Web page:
Describe the juvenile court process and explain it to a juvenile offender and his or her family on these topics:
How would you explain it if you were to actually present to an audience.© BrainMass Inc. brainmass.com September 18, 2018, 5:13 pm ad1c9bdddf - https://brainmass.com/law/history-and-philosophy-of-law/145320
Let's take a closer look at each section through discussion and information to consider for each section. I also attached two diagrams in separate file that clearly illustrate the steps in the juvenile court process.
1. How would you explain it if you were to actually present to an audience?
One approach is to use the six points in the order presented and then discuss each topic (e.g., the juvenile court team, rights of the juvenile, etc.) in easy to understand language, and then provide a pamphlet or brochure explaining the process in more detail. However, if it is to an audience, more than the parents and child, you would need to consider the time allotted and then use as much information as necessary to fill in the time. For example, a 10-minute presentation, would have a few major points under each section, whereas an one hour presentation would have more detailed information for each section. If you are talking to the parent and child, you might begin by saying...
I would like to explain the juvenile court system to you and your child so you know what to expect in the court process. If you have any questions, please feel free to ask me to clarify anything that you might not quite understand.
Let's look at some information for you to consider for each section.
The Juvenile Court System
In United States, the juvenile court handles cases involving youths who are under age 18. The court has jurisdiction even if the youth turns 18 before the case is adjudicated, and jurisdiction continues until the age of 21. Cases fall within these categories:
? Child in Need of Assistance (CINA), involving a juvenile who has been physically, sexually, or emotionally abused or neglected by someone responsible for his care;
? Child in Need of Supervision (CINS), involving a juvenile who has committed such an offense as truancy, violation of curfew laws, running away, habitual disobedience or ungovernable behavior; citations which violate the alcoholic beverages laws, such as possessing liquor or misrepresenting one's age to obtain it, or drinking on school grounds; children who run away across state lines, either into or out of Maryland; violations of compulsory public school attendance; emergency medical treatment; termination of parental rights; and Department of Social Services adoptions (Source: http://www.courts.state.md.us/district/selfhelp/juveniledetailed.html).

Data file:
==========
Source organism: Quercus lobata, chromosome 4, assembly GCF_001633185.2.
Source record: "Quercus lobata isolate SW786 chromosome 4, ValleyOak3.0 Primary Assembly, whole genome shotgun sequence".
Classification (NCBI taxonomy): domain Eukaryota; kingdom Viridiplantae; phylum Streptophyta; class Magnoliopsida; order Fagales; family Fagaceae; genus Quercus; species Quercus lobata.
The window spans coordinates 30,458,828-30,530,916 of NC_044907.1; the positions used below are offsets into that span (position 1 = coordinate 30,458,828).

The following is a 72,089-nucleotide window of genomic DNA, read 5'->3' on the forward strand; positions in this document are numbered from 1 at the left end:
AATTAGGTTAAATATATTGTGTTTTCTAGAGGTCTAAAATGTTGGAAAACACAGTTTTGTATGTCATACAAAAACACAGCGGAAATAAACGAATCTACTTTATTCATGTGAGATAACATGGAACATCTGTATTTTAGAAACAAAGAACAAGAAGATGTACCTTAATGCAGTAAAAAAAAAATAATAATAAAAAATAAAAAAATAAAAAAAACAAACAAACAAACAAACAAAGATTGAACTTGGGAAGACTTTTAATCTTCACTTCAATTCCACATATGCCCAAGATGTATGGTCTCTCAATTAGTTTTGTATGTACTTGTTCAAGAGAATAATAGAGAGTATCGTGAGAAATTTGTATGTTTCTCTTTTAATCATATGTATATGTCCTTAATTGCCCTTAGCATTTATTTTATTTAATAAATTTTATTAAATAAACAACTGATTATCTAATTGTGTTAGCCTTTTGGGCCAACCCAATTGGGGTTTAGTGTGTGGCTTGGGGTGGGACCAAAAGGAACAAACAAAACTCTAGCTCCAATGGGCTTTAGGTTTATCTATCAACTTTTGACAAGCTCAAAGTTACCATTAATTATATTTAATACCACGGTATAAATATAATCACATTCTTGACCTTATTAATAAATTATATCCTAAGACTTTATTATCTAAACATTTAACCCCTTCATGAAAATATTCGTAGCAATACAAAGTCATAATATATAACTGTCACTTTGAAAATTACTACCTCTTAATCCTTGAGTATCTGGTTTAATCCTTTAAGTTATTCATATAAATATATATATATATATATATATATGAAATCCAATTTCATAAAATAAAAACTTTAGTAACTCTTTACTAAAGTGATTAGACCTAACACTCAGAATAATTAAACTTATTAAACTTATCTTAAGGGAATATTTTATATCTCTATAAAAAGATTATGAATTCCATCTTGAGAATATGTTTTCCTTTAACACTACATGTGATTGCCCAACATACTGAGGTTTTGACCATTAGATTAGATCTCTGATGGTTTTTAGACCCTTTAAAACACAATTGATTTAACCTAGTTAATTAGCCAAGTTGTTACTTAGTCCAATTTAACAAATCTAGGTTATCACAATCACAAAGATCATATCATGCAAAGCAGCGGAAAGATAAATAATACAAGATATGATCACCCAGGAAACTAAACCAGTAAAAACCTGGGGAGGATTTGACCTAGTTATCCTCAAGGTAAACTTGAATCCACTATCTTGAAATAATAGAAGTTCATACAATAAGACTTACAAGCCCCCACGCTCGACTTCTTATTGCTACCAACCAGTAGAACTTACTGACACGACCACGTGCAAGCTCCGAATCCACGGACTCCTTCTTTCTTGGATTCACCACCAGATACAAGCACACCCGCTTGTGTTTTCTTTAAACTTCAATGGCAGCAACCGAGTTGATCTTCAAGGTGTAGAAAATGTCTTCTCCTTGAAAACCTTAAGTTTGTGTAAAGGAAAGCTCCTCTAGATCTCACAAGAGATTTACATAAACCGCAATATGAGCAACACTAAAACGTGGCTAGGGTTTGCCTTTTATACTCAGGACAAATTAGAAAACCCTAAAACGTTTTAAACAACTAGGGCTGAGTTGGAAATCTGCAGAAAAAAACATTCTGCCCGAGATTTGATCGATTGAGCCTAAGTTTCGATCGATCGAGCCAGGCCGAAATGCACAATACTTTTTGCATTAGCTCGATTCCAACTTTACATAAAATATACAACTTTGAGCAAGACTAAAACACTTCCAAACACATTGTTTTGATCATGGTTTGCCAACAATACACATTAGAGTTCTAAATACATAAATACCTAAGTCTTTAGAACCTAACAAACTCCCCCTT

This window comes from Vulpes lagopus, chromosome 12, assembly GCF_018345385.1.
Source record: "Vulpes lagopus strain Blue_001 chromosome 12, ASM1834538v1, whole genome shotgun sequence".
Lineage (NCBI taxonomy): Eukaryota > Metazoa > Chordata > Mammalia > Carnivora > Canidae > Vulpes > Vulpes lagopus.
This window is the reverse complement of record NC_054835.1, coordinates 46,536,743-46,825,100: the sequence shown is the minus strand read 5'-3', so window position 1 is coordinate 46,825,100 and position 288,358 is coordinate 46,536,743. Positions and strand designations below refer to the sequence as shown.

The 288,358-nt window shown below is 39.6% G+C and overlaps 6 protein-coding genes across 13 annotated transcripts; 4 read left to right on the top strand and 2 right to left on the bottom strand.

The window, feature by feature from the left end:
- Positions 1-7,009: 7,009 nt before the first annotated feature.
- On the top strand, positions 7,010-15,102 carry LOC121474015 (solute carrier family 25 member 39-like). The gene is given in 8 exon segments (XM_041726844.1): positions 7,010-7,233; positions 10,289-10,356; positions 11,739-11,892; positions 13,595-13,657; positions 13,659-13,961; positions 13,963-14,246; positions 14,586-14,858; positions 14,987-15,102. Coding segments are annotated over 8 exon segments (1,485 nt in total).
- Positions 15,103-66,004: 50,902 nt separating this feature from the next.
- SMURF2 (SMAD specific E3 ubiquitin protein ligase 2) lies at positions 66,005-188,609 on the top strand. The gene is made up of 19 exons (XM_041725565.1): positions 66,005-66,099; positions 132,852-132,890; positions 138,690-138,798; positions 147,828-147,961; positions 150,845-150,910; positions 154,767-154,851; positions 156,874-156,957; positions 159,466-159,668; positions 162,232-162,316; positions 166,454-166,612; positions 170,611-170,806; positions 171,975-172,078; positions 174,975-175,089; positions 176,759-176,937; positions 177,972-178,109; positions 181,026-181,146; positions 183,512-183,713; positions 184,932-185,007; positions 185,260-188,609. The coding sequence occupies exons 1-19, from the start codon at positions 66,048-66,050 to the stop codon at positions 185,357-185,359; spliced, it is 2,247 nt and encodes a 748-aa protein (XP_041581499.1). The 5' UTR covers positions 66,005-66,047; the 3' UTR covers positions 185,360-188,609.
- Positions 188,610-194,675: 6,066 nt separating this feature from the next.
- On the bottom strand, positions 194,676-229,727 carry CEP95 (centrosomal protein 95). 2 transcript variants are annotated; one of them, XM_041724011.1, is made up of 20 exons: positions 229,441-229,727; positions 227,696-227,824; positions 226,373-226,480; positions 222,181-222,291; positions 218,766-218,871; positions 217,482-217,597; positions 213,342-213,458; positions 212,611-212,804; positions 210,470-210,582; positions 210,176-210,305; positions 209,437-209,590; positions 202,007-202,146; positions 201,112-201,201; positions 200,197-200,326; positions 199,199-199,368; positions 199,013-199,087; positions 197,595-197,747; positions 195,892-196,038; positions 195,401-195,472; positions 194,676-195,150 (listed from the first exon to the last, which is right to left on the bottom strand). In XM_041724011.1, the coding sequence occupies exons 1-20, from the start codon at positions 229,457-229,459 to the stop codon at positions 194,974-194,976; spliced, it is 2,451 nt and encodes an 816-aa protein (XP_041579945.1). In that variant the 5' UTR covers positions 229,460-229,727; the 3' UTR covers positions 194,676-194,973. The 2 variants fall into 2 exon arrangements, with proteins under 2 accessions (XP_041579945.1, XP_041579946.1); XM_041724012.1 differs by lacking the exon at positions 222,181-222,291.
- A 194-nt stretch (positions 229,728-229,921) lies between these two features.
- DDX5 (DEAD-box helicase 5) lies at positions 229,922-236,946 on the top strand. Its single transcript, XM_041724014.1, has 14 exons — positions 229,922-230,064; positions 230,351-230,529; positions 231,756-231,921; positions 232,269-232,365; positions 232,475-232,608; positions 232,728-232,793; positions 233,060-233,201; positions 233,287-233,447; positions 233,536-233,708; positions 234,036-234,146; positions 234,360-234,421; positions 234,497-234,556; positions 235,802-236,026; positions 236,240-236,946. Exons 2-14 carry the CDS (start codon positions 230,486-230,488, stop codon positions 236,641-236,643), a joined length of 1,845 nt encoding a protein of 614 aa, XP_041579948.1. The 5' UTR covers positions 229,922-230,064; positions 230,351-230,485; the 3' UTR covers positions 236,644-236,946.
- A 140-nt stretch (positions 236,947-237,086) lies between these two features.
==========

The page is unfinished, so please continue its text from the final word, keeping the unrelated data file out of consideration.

1. The Juvenile Court Team
First, let's talk about the juvenile court team.
Information to consider:
The goal of juvenile court is to give children and parents the treatment and resources they need to stop cycles of delinquent behavior, end abuse and neglect and provide medical care so that the children have the opportunity to become productive citizens, rather than graduate to adult criminal court or suffer chronic, life-threatening abuse and neglect. To shield juveniles from the "taint of criminality," delinquency proceedings are civil, not criminal; and special terms are used for the parties and phases of the proceeding, one of them being the process of petition (as opposed to the criminal court term of indictment) (see chart comparing the juvenile terms to the adult terms at http://www.courts.state.md.us/district/selfhelp/juveniledetailed.html).
The juvenile court system is considered a multidisciplinary court, which uses the team approach. For example, the Seventeenth Judicial District Juvenile Court is an integrated, multidisciplinary court. Professionals from all disciplines work together to make certain that children are protected, families remain intact whenever possible, and that the community is safe. This requires the participation of those affecting children and families, including social service agencies, law enforcement ...
This solution describes the juvenile court process on several dimensions (e.g., juvenile court team, rights of the juvenile, Phases of filing a petition, types of juvenile sentencing, confidentiality issues and restitution) and then overviews how to explain it to a juvenile offender and his or her family. Supplemented with informative diagrams that clearly illustrates the steps in the juvenile court process.